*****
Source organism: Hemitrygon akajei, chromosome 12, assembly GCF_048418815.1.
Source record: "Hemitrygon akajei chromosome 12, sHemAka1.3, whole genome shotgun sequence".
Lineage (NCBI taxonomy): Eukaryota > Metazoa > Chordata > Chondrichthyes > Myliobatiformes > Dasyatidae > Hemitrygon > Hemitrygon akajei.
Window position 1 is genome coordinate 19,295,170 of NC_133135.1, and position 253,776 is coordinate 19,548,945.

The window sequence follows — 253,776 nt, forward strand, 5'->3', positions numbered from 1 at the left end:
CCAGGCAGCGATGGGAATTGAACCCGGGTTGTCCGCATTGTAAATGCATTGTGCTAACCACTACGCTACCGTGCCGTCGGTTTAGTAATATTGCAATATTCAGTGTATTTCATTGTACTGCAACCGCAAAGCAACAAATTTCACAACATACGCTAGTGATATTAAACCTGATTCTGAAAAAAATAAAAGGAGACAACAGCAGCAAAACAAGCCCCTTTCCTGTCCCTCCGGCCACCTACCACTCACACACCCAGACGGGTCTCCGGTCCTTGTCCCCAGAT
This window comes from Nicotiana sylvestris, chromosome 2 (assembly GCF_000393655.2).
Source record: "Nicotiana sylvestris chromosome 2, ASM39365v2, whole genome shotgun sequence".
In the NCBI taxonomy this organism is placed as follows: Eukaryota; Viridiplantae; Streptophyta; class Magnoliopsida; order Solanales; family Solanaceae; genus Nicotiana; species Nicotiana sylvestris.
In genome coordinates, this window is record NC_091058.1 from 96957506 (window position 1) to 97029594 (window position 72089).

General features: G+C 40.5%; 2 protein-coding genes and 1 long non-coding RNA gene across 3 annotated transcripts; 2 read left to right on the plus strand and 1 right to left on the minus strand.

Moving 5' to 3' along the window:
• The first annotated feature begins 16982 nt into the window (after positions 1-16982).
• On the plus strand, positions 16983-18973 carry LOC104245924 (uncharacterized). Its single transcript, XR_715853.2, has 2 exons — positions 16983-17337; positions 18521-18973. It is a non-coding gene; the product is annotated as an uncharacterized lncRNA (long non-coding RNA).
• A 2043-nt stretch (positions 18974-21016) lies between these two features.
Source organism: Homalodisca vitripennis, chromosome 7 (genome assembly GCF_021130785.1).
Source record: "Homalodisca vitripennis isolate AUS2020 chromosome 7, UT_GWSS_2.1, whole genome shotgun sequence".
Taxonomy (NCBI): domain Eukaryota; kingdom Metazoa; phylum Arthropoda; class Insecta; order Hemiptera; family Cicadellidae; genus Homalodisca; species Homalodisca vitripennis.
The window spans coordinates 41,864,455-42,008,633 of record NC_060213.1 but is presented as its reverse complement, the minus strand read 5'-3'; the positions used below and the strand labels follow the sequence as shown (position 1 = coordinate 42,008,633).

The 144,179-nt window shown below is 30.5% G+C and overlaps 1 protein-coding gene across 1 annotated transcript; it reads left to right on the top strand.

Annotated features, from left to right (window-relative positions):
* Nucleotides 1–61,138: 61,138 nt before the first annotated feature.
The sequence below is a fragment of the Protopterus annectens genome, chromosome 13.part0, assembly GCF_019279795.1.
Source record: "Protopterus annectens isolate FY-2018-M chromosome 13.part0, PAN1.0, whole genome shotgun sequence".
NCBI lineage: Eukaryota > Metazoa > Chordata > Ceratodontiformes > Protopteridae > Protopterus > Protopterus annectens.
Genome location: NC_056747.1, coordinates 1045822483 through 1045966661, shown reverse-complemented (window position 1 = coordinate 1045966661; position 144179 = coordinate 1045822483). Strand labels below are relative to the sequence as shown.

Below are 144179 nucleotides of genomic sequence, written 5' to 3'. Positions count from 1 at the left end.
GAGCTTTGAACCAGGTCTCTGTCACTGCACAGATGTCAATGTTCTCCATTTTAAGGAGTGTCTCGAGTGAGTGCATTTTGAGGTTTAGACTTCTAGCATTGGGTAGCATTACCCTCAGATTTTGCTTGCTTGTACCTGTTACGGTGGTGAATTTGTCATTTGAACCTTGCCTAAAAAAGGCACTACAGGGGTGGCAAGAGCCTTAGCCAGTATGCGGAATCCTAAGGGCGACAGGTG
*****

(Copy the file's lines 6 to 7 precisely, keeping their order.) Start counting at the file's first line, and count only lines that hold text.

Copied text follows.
CCAGGCAGCGATGGGAATTGAACCCGGGTTGTCCGCATTGTAAATGCATTGTGCTAACCACTACGCTACCGTGCCGTCGGTTTAGTAATATTGCAATATTCAGTGTATTTCATTGTACTGCAACCGCAAAGCAACAAATTTCACAACATACGCTAGTGATATTAAACCTGATTCTGAAAAAAATAAAAGGAGACAACAGCAGCAAAACAAGCCCCTTTCCTGTCCCTCCGGCCACCTACCACTCACACACCCAGACGGGTCTCCGGTCCTTGTCCCCAGAT
This window comes from Nicotiana sylvestris, chromosome 2 (assembly GCF_000393655.2).